A century of Women’s Suffrage celebrated
A Century of Women’s Suffrage Celebrated
The American Association of University Women (AAUW) held a Gala March 7, during Women’s History Month, to celebrate a Century of Women’s Suffrage. The Voting Rights Gala, “It’s about Time”, benefitted AAUW scholarships for Rowan County students to attend the National Conference for College Women Student Leaders in May.
Local artists provided an evening of music in the Crystal Peeler Lounge at Catawba College. Acclaimed classical concert vocalist, Teresa Moore-Mitchell, opened with the “Lord’s Prayer” and “He’s Got the Whole World in His Hands”. Destiny Stone, a rising young neo-soul artist and Catawba graduate, offered two of her original numbers.
Following a buffet dinner catered by Buttercup Café and Catering, the “Ladies of Lee Street” (Becky Lippard, Mary Ann McCubbins, Carol Harris and Patsy Parnell, with accompanist Susan Trivette) got toes tapping and hands clapping with a series of songs from the Suffragist Movement, “9-5”, “Leader of the Pac” and ending with “I Am Woman”.
City Council member Tamara Sheffield shared a brief history of women’s struggle to get the vote in 1920 with the enactment of the 19th Amendment to the U.S. Constitution. She cited Susan B. Anthony and ex-slave Sojourner Truth, both of whom attempted to register and vote in 1872. Ida B. Wells, Alice Paul, Lucy Stone and Carrie Catt and thousands of other women fought for decades to secure the vote.
“In the late 1800’s there were lots of court cases, 500 arrests, 170 prison sentences, harassment, violence, marches and picketing,” recalled Sheffield, as women fought for their full citizenship rights. She also made the pointed out that it was not until August of 1965, with the passing of the Voting Rights Act, for American-Americans to fully gain the right to vote across the states. “And STILL we are in the fight for voter access, fair voting districts…and still no woman has broken the final glass ceiling in the U.S. and it will be another 4 years before it can be considered,” referring to the Presidential election.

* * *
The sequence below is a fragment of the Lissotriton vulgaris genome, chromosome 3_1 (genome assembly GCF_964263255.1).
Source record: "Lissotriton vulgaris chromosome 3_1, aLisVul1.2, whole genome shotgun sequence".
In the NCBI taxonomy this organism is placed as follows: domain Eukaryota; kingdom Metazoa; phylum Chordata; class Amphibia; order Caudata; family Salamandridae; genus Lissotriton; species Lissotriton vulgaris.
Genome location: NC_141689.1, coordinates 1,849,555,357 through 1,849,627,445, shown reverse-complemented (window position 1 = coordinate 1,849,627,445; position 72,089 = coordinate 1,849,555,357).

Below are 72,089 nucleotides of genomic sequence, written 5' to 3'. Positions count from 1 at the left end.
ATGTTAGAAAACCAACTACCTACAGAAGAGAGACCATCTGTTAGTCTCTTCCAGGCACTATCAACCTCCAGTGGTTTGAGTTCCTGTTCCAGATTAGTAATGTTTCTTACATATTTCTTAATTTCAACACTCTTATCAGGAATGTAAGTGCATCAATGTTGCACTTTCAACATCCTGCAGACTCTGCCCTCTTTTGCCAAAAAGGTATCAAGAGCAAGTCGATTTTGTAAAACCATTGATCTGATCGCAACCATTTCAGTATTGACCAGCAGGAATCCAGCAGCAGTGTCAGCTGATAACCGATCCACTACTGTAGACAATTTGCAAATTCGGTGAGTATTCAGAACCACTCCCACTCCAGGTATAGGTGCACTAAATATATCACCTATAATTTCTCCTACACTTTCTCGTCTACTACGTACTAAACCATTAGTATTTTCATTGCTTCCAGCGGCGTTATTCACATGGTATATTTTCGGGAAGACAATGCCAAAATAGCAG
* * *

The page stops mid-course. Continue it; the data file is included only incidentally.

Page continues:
The celebration of women continued with the recognition of four outstanding women who gave leadership to the Salisbury Branch of AAUW over the years. Dr. Elaine Stiller and Bonnie Hodges were honored for their many years of service to the organization, along with Ann Medlin, who has moved away and did not attend. The evening’s program was dedicated to the memory of Edith Alcorn, who served the organization is many capacities over four decades before her death in 2014. Her son, Greg Alcorn, was a Title Sponsor of the Gala.
The other Title Sponsor for the evening was Behavioral Concepts, founded by current AAUW Branch President, Dr. Nicole Sherrill-Corry, who closed out the program inviting participants to dance to music provided by DJ Naquan Jones. Gala attendees, ages 5 to 85, rose to the occasion and celebrated with the “Electric Slide” and other dance favorites.
AAUW, one of the nation’s leading voices promoting education and equity for women and girls since its founding in 1881. The Salisbury AAUW Branch has been active locally for 69 years.